Wednesday, 24 March 2010

DOWN TO THE DOCTOR’S: Rule by bludger, & justice by ouija board

_richardmcgrath Libertarianz leader Dr Richard McGrath ransacks the newspapers for stories and headlines on issues affecting our freedom.

This week he takes aim at: Rule by bludger, & justice by ouija board

  1. Double whammy looms for landlords – In a massive tax grab by the National Party, the country’s most notorious bludger -- Bill English -- now wants to close a loophole whereby landlords can use losses on rental property investment to reduce their personal income and at the same time claim the Welfare for Working Families handout.
        I wonder if Bill will also close the loophole that forced the taxpayer to fund his Karori home to the tune of $1,000 a week despite the presence of two rather healthy incomes?
        He’s very concerned about a hypothetical landlord earning $100,000 a year, who uses the existing tax laws to quite legally reduce his income by about $18,000. What about the flesh-and-blood politician who uses parliamentary rules to make others subsidise his million dollar mansion? What about the incentives that encourage tax avoidance?
        If Bludger Bill is serious about stopping unjustified rorts on the taxpayer, here’s what he should do: firstly, as a goodwill gesture, stop all perks to parliamentarians; and secondly, abolish Welfare for Working Families so that well-off people can’t claim it (though I seem to recall the rather comfortable WWF poster family with its cell phones and iPod).
        Will he? Does he have the spine?  No, because National has no intention of rolling back any of the welfarism and the massive public sector built up by Helen Clark and her administration over nine years. They are quite comfortable with half the country receiving handouts from the state, but they want to suck more of your money away in taxes.
        They can’t walk the talk, because they love Nanny.

2. Judges recall jurors sex break, use of ouija board – It’s high time the system that compels people to report for jury duty was reviewed. Such a system is analogous to military conscription, which to a libertarian reads as legalized slavery. This item recalls judges reports of reluctant jury members being dragged screaming back into courtrooms, and a juror who used a ouija board during a trial.
    These sorts of stories do not inspire confidence in the jury system. Perhaps an improvement on the status quo would be the development of agencies with pools of professional jurors who could be utilized for criminal court cases. This would tend to weed out the sort of dross we read about from time to time – those chronic underachievers who lack the concentration and intellect to analyse evidence and testimony, and whose inept behaviour often result in expensive mistrials.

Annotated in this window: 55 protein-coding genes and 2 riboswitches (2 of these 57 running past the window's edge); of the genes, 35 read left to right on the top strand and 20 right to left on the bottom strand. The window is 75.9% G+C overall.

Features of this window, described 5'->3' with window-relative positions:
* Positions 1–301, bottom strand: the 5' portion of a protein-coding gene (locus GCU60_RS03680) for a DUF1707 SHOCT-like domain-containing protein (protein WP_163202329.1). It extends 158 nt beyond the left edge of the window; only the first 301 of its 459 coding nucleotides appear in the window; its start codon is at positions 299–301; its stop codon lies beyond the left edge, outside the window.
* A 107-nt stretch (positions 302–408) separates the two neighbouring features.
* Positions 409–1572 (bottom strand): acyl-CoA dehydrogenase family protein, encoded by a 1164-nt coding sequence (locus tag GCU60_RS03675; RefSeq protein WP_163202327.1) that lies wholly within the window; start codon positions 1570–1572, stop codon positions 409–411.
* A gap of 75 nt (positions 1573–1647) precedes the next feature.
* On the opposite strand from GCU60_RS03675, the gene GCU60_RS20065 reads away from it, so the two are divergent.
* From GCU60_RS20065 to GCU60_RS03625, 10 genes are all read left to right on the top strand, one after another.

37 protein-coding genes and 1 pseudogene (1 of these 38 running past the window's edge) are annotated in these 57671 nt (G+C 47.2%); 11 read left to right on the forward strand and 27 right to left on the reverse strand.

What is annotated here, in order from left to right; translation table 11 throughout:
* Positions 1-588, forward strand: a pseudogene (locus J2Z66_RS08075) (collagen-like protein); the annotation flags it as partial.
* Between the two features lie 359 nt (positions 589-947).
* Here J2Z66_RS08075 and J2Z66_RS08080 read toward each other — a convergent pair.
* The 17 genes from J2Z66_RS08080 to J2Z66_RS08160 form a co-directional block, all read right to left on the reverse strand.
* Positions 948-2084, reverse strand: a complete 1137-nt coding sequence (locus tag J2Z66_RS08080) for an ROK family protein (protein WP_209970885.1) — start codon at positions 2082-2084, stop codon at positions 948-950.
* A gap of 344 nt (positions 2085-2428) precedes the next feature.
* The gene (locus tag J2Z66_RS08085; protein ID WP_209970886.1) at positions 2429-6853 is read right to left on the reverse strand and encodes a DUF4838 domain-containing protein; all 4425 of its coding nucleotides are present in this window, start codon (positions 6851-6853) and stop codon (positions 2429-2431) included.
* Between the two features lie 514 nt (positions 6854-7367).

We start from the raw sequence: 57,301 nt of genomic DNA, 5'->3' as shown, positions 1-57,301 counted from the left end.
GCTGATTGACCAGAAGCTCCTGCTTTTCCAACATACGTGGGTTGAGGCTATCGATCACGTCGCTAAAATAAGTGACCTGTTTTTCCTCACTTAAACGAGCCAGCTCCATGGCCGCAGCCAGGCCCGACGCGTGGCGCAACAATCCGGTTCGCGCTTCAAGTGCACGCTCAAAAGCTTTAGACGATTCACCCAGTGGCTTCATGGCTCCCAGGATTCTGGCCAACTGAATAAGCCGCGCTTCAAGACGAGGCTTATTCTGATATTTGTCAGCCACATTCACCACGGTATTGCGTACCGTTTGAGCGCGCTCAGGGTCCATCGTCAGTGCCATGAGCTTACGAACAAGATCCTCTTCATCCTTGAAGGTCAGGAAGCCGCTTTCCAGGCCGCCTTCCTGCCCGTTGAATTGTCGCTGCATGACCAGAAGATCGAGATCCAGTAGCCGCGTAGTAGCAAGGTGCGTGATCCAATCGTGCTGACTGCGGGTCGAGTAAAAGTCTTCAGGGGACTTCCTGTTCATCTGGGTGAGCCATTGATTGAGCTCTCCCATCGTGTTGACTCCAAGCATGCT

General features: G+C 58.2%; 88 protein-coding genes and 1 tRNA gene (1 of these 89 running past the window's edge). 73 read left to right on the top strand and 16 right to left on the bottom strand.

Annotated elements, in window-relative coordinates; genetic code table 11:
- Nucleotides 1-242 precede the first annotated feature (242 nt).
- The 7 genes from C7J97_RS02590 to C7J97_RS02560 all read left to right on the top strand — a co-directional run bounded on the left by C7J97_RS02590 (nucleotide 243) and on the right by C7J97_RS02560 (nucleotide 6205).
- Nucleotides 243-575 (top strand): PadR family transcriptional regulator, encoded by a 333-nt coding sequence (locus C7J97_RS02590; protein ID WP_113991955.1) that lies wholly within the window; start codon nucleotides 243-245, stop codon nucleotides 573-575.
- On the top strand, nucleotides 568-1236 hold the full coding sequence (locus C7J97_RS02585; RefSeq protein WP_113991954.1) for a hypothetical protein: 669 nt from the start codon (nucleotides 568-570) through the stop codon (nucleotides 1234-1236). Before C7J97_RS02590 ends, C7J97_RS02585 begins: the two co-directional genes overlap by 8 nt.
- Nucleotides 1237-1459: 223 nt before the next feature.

If the standards of our juries is to be raised, then the manifestly inadequate must no longer be forced into jury membership.
    Like paying for competent justice, the justice system should be able to pay for a jury of high standard.  

“When the people fear the government, there is tyranny - when the
government fear the people, there is liberty.”


  1. "They can’t walk the talk, because they love Nanny."
    Yes! Exactly.

  2. I agree re juries- make jury service compulsory, with absolutely no exceptions. Then nobody can complain!

  3. It’s high time the system that compels people to report for jury duty was reviewed. Such a system is analogous to military conscription...

    Indeed. I have written to the powers that be and been excused 5 times - something I am quite proud of. I don't intend to do jury *duty* - ever.

    Totally agree the service should be paid for on the (relatively) free market.

  4. Richard,

    Don't agree with you on jury duty.

    If people want the right to trial by jury, they must expect to pull jury duty themselves.

    You can't play the tune if you won't pay the piper.

  5. Richard McGrath24 Mar 2010, 13:30:00

    PC - Jury nullification aside, my gut feeling is that most innocent people would elect trial by judge, given the choice.

    But if you did choose trial by jury and were in turn asked to serve on a jury, you should be able to nominate a jury agency to deputise for you.

  6. Richard

    The choice is trial by your peers or judgement by an enforcement officer paid by the same state that is prosecuting you. Surley most innocent people would rather chance their peers, rather than the politically appointed.


  7. PC,
    Most small government libertarians agree that defending our freedoms by providing a defense and force is an appropriate role for government. However we believe military service should be voluntary. Defense of our freedom is a role for government authority but not a right in the sense that our fellow citizens must be forced to provide it. Surely the same line of thinking should follow for the provision of a jury. If not, why not?

  8. It just occurs to me that may be that PCs' comment refers to pools of paid professional jurors. IMO this is not desirable and would not really be an intellectually independent jury of your peers. However paying jurors may maybe necessary if not enough unpaid voluntary participants can be found - funded by voluntary taxation of course.
    As a defendant I would rather have a jury of people who are more likely to apply common sense and who are not distracted by anxieties related to being forced to attend at a time when they are needed at home or work. The current selection process does give lawyers a chance to weed out the dross.


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